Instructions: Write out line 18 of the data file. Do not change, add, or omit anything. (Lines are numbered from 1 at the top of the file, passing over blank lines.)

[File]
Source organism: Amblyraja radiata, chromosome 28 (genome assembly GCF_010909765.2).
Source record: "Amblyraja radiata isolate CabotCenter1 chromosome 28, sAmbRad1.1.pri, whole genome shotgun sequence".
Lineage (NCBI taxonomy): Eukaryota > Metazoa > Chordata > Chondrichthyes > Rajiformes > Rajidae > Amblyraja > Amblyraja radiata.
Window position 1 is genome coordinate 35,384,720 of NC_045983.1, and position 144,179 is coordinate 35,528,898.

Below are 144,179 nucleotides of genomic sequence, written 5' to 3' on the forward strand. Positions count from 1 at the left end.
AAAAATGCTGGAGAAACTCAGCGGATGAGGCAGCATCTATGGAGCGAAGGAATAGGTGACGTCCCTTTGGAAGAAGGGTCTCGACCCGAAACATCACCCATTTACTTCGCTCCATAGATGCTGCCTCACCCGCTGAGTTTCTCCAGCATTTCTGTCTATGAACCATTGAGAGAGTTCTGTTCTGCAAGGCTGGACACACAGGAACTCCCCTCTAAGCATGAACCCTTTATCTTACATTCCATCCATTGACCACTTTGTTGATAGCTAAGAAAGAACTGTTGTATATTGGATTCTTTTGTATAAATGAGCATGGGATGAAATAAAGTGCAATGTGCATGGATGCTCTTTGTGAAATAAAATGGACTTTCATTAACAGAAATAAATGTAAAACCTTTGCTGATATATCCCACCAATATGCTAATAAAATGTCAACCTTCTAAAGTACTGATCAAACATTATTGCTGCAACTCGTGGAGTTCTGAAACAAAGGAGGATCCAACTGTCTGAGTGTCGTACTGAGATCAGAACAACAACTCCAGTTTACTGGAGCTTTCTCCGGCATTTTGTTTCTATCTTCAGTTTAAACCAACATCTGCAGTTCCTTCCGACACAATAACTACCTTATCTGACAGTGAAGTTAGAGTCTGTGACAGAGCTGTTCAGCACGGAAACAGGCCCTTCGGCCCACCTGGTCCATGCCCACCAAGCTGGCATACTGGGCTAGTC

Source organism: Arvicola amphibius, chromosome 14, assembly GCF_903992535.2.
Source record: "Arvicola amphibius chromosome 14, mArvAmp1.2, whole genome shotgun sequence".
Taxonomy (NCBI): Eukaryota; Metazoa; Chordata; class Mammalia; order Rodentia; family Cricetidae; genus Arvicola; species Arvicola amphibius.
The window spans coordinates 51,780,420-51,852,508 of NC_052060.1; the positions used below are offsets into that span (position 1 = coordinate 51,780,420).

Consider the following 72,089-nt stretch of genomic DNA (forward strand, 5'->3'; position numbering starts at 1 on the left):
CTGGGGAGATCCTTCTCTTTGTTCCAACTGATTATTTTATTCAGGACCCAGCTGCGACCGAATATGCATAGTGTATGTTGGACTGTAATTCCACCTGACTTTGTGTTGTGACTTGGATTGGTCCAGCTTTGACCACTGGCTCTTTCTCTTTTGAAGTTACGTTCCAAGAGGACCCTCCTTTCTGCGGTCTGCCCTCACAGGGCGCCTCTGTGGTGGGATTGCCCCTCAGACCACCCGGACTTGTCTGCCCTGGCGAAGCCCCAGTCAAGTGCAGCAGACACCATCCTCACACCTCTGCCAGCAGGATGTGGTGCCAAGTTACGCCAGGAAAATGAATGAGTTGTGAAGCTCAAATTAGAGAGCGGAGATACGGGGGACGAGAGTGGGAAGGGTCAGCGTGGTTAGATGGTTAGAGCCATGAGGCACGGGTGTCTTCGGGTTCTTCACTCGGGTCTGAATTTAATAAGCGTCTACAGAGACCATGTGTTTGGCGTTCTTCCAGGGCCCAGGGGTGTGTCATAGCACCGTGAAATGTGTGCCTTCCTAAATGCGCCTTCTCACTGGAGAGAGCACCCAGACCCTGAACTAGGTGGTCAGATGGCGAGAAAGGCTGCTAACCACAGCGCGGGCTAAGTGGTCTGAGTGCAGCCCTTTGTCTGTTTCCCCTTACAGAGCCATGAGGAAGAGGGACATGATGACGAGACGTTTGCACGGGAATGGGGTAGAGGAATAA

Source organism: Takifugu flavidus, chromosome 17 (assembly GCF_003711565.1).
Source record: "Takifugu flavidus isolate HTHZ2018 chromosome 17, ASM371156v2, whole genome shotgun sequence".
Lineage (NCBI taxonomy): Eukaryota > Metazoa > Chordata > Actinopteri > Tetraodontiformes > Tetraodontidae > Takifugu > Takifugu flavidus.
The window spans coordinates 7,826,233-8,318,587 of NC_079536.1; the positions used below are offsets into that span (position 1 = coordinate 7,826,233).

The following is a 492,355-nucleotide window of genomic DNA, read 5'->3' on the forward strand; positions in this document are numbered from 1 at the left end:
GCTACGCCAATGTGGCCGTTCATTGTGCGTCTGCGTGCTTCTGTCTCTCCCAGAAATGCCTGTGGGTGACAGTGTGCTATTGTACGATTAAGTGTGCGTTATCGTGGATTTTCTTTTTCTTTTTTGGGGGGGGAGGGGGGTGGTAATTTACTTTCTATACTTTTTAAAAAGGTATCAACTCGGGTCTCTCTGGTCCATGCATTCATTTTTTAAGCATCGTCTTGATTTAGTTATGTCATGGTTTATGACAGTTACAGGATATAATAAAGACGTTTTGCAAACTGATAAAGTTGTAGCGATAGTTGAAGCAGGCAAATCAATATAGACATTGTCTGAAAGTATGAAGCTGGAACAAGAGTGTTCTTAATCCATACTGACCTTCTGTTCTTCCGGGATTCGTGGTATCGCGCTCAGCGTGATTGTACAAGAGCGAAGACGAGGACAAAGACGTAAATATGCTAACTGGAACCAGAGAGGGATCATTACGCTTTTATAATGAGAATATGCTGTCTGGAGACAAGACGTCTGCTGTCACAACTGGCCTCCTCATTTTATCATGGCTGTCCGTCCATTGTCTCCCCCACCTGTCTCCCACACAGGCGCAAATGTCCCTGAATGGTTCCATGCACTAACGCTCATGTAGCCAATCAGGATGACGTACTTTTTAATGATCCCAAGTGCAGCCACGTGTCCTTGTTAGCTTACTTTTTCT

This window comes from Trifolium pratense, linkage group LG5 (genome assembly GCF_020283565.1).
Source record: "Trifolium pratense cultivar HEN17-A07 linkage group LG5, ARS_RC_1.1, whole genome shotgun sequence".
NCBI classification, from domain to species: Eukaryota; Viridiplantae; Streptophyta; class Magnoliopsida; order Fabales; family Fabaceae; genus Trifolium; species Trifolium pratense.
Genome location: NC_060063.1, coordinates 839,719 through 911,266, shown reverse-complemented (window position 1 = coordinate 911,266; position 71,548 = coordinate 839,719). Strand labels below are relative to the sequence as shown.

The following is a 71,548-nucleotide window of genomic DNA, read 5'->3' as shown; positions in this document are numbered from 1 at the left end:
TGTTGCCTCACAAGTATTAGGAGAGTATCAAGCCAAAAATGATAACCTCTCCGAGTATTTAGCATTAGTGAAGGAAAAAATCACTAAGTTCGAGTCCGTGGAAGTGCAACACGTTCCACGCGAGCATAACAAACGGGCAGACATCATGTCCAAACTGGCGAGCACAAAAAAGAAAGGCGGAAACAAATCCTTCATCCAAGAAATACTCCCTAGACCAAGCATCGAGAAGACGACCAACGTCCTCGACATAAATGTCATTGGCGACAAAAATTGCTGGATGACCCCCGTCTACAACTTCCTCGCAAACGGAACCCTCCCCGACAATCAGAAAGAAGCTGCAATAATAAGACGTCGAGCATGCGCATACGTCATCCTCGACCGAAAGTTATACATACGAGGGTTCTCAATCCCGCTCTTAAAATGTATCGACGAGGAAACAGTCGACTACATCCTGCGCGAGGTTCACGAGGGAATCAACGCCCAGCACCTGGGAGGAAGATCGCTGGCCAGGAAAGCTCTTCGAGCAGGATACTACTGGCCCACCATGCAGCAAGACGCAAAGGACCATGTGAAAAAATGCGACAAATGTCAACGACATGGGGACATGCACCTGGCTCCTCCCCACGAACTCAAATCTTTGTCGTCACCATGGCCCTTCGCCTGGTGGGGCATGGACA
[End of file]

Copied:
GCTACGCCAATGTGGCCGTTCATTGTGCGTCTGCGTGCTTCTGTCTCTCCCAGAAATGCCTGTGGGTGACAGTGTGCTATTGTACGATTAAGTGTGCGTTATCGTGGATTTTCTTTTTCTTTTTTGGGGGGGGAGGGGGGTGGTAATTTACTTTCTATACTTTTTAAAAAGGTATCAACTCGGGTCTCTCTGGTCCATGCATTCATTTTTTAAGCATCGTCTTGATTTAGTTATGTCATGGTTTATGACAGTTACAGGATATAATAAAGACGTTTTGCAAACTGATAAAGTTGTAGCGATAGTTGAAGCAGGCAAATCAATATAGACATTGTCTGAAAGTATGAAGCTGGAACAAGAGTGTTCTTAATCCATACTGACCTTCTGTTCTTCCGGGATTCGTGGTATCGCGCTCAGCGTGATTGTACAAGAGCGAAGACGAGGACAAAGACGTAAATATGCTAACTGGAACCAGAGAGGGATCATTACGCTTTTATAATGAGAATATGCTGTCTGGAGACAAGACGTCTGCTGTCACAACTGGCCTCCTCATTTTATCATGGCTGTCCGTCCATTGTCTCCCCCACCTGTCTCCCACACAGGCGCAAATGTCCCTGAATGGTTCCATGCACTAACGCTCATGTAGCCAATCAGGATGACGTACTTTTTAATGATCCCAAGTGCAGCCACGTGTCCTTGTTAGCTTACTTTTTCT